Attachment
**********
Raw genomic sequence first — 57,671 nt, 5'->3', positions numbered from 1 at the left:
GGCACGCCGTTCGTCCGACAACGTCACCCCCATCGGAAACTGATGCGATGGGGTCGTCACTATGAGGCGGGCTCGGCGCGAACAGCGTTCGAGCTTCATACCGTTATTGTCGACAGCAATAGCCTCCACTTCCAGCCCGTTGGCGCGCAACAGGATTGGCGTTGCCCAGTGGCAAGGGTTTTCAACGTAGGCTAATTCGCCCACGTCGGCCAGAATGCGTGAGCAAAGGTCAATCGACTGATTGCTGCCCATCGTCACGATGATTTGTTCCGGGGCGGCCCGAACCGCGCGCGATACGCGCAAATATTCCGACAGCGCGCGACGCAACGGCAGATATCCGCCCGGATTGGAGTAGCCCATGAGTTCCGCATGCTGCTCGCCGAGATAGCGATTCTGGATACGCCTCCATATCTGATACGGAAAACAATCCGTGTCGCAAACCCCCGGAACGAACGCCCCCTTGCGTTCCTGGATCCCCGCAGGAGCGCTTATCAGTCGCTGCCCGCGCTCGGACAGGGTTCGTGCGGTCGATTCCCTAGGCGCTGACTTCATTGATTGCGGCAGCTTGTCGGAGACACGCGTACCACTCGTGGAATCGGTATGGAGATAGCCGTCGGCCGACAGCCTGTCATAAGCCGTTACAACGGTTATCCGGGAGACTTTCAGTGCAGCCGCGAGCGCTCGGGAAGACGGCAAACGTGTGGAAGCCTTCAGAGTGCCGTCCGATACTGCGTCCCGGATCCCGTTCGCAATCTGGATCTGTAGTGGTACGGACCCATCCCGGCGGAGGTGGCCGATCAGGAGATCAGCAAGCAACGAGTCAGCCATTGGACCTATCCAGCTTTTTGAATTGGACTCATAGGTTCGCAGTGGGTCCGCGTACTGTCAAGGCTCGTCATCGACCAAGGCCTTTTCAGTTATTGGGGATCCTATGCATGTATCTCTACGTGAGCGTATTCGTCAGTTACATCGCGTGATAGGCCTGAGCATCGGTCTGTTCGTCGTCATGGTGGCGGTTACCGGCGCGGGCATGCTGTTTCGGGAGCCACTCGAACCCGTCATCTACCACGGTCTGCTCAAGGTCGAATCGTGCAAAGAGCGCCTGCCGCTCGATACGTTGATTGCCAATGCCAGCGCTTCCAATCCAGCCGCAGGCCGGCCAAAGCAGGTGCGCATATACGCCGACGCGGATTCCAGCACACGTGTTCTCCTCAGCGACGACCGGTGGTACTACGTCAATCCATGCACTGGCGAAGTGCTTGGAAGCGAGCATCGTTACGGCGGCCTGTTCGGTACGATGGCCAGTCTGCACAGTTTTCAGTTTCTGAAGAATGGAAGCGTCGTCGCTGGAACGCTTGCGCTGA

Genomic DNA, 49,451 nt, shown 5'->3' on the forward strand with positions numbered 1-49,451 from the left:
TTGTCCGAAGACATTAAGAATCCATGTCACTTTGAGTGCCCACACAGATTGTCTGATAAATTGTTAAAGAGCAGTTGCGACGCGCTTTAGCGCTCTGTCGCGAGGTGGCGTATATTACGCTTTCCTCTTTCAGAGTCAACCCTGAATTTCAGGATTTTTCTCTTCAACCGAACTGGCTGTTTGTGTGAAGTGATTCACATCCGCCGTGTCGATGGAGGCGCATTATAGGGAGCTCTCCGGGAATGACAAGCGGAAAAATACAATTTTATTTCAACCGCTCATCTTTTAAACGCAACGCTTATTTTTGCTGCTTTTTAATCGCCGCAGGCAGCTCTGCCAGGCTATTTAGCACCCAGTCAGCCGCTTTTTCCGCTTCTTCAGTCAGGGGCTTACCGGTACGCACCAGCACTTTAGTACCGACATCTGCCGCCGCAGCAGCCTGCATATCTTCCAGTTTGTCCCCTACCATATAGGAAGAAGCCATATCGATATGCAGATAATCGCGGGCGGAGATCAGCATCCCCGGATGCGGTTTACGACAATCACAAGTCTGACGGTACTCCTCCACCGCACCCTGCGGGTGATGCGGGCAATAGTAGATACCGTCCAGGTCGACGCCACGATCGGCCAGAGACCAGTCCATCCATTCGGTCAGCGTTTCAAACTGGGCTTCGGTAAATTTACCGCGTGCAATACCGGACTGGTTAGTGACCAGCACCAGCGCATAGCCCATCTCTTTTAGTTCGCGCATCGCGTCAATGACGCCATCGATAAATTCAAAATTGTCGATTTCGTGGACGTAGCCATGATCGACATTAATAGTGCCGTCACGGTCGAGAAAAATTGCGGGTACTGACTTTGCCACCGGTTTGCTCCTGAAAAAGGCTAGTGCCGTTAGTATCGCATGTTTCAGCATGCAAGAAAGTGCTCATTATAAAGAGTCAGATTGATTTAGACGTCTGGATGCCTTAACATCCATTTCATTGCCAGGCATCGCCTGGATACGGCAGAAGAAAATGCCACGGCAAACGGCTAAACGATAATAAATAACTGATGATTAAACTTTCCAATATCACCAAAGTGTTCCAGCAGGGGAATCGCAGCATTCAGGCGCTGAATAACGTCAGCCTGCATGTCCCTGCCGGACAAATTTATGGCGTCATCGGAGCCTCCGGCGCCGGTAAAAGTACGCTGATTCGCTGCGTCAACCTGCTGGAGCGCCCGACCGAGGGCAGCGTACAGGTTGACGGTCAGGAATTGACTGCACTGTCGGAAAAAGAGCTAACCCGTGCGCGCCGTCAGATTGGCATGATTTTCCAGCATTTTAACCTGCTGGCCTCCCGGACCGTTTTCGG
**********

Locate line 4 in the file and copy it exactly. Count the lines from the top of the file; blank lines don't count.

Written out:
TTGTCCGAAGACATTAAGAATCCATGTCACTTTGAGTGCCCACACAGATTGTCTGATAAATTGTTAAAGAGCAGTTGCGACGCGCTTTAGCGCTCTGTCGCGAGGTGGCGTATATTACGCTTTCCTCTTTCAGAGTCAACCCTGAATTTCAGGATTTTTCTCTTCAACCGAACTGGCTGTTTGTGTGAAGTGATTCACATCCGCCGTGTCGATGGAGGCGCATTATAGGGAGCTCTCCGGGAATGACAAGCGGAAAAATACAATTTTATTTCAACCGCTCATCTTTTAAACGCAACGCTTATTTTTGCTGCTTTTTAATCGCCGCAGGCAGCTCTGCCAGGCTATTTAGCACCCAGTCAGCCGCTTTTTCCGCTTCTTCAGTCAGGGGCTTACCGGTACGCACCAGCACTTTAGTACCGACATCTGCCGCCGCAGCAGCCTGCATATCTTCCAGTTTGTCCCCTACCATATAGGAAGAAGCCATATCGATATGCAGATAATCGCGGGCGGAGATCAGCATCCCCGGATGCGGTTTACGACAATCACAAGTCTGACGGTACTCCTCCACCGCACCCTGCGGGTGATGCGGGCAATAGTAGATACCGTCCAGGTCGACGCCACGATCGGCCAGAGACCAGTCCATCCATTCGGTCAGCGTTTCAAACTGGGCTTCGGTAAATTTACCGCGTGCAATACCGGACTGGTTAGTGACCAGCACCAGCGCATAGCCCATCTCTTTTAGTTCGCGCATCGCGTCAATGACGCCATCGATAAATTCAAAATTGTCGATTTCGTGGACGTAGCCATGATCGACATTAATAGTGCCGTCACGGTCGAGAAAAATTGCGGGTACTGACTTTGCCACCGGTTTGCTCCTGAAAAAGGCTAGTGCCGTTAGTATCGCATGTTTCAGCATGCAAGAAAGTGCTCATTATAAAGAGTCAGATTGATTTAGACGTCTGGATGCCTTAACATCCATTTCATTGCCAGGCATCGCCTGGATACGGCAGAAGAAAATGCCACGGCAAACGGCTAAACGATAATAAATAACTGATGATTAAACTTTCCAATATCACCAAAGTGTTCCAGCAGGGGAATCGCAGCATTCAGGCGCTGAATAACGTCAGCCTGCATGTCCCTGCCGGACAAATTTATGGCGTCATCGGAGCCTCCGGCGCCGGTAAAAGTACGCTGATTCGCTGCGTCAACCTGCTGGAGCGCCCGACCGAGGGCAGCGTACAGGTTGACGGTCAGGAATTGACTGCACTGTCGGAAAAAGAGCTAACCCGTGCGCGCCGTCAGATTGGCATGATTTTCCAGCATTTTAACCTGCTGGCCTCCCGGACCGTTTTCGG